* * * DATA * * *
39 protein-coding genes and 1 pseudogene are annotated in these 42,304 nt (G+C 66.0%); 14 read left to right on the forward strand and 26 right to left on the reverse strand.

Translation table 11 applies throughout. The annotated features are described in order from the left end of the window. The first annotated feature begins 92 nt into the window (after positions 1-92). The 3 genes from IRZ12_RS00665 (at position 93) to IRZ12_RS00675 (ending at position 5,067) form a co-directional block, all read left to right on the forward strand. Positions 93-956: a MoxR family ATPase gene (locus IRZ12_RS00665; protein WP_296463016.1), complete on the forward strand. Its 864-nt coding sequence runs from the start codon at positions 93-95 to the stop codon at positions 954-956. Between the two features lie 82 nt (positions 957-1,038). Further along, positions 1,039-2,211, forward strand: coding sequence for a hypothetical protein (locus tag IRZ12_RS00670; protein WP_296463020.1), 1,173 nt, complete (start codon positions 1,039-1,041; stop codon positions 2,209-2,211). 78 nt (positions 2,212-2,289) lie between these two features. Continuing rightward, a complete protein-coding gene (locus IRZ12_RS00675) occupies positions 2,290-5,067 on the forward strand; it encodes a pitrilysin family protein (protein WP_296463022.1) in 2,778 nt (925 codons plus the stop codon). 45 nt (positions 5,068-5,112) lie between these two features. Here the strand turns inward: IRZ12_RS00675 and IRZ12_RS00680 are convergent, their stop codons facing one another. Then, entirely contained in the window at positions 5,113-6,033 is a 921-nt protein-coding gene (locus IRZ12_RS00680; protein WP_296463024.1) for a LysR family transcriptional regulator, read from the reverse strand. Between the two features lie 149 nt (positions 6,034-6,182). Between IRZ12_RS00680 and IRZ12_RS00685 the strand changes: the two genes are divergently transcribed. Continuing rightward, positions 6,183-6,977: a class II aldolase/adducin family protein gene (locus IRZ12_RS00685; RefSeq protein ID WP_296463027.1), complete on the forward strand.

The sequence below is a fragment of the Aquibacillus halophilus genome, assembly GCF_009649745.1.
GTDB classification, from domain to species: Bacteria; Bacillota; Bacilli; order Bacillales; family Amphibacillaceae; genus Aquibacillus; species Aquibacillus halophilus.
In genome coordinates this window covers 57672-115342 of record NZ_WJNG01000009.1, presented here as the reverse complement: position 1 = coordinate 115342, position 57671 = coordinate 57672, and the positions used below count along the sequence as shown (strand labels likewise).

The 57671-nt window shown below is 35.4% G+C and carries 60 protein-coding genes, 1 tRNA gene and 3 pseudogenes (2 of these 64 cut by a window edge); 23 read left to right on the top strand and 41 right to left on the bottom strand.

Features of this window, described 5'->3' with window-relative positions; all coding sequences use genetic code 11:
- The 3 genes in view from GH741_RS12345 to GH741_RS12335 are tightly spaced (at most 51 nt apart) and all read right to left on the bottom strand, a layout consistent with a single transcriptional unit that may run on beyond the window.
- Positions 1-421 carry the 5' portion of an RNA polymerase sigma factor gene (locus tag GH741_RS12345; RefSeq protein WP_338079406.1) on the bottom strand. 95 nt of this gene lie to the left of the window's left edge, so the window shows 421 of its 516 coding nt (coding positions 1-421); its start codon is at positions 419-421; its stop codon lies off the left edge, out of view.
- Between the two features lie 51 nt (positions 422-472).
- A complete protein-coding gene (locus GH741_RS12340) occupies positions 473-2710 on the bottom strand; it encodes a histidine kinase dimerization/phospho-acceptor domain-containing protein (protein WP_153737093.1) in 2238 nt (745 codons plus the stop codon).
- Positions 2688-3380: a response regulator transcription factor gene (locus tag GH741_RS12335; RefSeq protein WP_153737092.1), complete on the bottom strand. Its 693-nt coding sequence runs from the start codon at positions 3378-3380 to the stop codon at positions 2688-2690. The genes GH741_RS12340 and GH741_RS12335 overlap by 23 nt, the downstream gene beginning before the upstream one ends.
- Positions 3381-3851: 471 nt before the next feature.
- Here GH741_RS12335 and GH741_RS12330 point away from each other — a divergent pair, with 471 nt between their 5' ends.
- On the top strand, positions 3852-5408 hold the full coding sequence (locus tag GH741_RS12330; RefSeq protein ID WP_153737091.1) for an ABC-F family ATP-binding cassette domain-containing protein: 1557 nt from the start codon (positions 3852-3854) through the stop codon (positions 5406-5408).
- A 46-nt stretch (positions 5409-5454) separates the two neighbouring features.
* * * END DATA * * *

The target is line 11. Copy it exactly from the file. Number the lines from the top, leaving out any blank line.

- A complete protein-coding gene (locus GH741_RS12340) occupies positions 473-2710 on the bottom strand; it encodes a histidine kinase dimerization/phospho-acceptor domain-containing protein (protein WP_153737093.1) in 2238 nt (745 codons plus the stop codon).